Focus on the ISPs

Michael Geist has a worthwhile article on The dangers of “locking down” the Internet. Attention is shifting away from locking content through digital rights management and towards imposing filters and other technological controls on ISPs. Geist notes “[t]his movement has been most prominent in Europe, where last summer a Belgian court ordered an ISP to block access to a site alleged to contain copyright infringing materials.” The danger is that as ISPs evolve from conduits to gatekeepers the essence that made the Internet the greatest medium for unfettered speech in history will be destroyed.

The idea of using ISPs to regulate content is not new. The first time I heard someone articulate a sophisticated vision of how to implement such control was in 2001. The speaker was a then-student with an unusually keen understanding of the possibilities of Internet regulation. He was ahead of his time, but maybe not by too many years.

iTunes: Up or Down

I posted last week (iTunes iNtrouble?) about a report by Forrester Research that, according to The Register, Bloomberg, and others, disclosed a collapse in iTunes’ sales in 2006. The claims of trouble at iTunes “threw the cat among the pigeons,” as a boss used to say. Apple shares dropped almost 3% after Orlowski’s story, others claimed iTunes 2006 sales are “surging,” and the report’s author criticized the media for taking one sentence of the report out of context. Which figures are correct? It is hard to say since Apple does not report iTunes sales separately. Analysts look at other official Apple figures or figures from other sources to deduce iTunes sales trends and, not surprisingly, different sources yield different conclusions. For instance, the Forrester Research report is based on 2,700 debit and credit card transactions. Carl Bialik, The Wall Street Journal’s “Numbers Guy,” examined the different methods here. (Subscription required)

Commentary branched off from there. Andrew Orlowski’s December 12 article in The Register pointed to digital rights management as a cause of Apple’s declining sales, a theme reiterated by others: ” . . . the metrics are beginning to support the notion that DRM, at least in part, is actually driving people away from Apple’s music store.” (Joe Lewis, Orlowski spun another strand, predicting the advent of blanket licenses in which users subscribe to online sites for a small fee and obtain “the right to exchange music freely” and licensors (artists and labels) divvy up the pie in some equitable fashion.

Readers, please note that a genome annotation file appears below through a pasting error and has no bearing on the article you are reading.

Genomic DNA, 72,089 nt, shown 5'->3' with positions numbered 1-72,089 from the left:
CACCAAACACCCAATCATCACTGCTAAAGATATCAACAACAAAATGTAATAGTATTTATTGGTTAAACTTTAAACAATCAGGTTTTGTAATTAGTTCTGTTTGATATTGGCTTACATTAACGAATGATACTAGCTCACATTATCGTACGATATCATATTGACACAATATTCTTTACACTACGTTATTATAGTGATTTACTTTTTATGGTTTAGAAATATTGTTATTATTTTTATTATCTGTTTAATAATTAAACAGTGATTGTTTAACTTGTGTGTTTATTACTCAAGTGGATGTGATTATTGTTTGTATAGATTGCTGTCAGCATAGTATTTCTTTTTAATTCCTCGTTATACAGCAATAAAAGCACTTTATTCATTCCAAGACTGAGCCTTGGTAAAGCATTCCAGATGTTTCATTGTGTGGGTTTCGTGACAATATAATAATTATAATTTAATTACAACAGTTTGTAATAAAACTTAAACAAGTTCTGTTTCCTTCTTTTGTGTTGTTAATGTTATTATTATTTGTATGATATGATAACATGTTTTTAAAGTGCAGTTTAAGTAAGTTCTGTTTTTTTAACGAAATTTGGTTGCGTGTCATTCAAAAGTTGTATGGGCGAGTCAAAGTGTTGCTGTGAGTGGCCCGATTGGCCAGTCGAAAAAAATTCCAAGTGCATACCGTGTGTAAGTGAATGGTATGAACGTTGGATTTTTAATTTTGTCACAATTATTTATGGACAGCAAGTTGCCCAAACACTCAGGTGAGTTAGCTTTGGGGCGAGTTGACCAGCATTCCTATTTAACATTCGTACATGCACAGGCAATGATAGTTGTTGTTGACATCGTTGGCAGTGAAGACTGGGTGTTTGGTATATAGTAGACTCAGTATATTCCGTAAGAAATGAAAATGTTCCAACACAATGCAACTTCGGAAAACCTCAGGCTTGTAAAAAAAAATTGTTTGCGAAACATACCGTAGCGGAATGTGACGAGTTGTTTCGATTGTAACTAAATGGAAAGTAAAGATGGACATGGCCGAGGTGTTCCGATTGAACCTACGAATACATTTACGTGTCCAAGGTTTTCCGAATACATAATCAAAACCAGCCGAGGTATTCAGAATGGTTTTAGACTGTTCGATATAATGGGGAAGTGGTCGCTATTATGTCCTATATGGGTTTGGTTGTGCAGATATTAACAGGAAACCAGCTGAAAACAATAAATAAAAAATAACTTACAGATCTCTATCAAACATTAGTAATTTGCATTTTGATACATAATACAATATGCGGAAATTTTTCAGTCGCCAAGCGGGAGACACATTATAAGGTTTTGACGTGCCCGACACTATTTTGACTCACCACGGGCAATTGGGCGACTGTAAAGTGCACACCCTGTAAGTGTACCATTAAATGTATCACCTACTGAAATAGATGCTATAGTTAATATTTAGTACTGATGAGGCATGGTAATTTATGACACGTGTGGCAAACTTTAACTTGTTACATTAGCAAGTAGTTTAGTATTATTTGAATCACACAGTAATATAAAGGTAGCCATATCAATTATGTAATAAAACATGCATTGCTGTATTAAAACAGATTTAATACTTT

Others attacked Orlowski’s article. In the “‘Collapsing iTunes Store’ Myth” characterized Orlowski’s blanket-license model as a “socialist fantasy” mandating a “Soviet style choice:”

The point was not just to create a sensationalist article, but to use it as proof for later articles that followed a preset agenda: iTunes can’t succeed, because Orlowski has other ideas in mind about how to distribute the world’s music. links to a chart and analysis from Blackfriars Marketing of Apple sales supporting the Apple press-release claim that iTunes’ sales are, um, just peachy. Absent actual Apple iTunes sales figures this dispute is mostly noise, revealing more about the use of the Internet to flog a topic into tiny pieces than about iTunes’ sales or the future of digital music. Google, for example, produced over 10,000 hits for “apple ‘itunes sales’ ‘forrester research report.'” I don’t have a dog in this hunt. I’m neither confident of iTunes’ imminent downslide nor optimistic about its continued dominance over the music download market, merely curious about how the future unfolds and how we perceive it.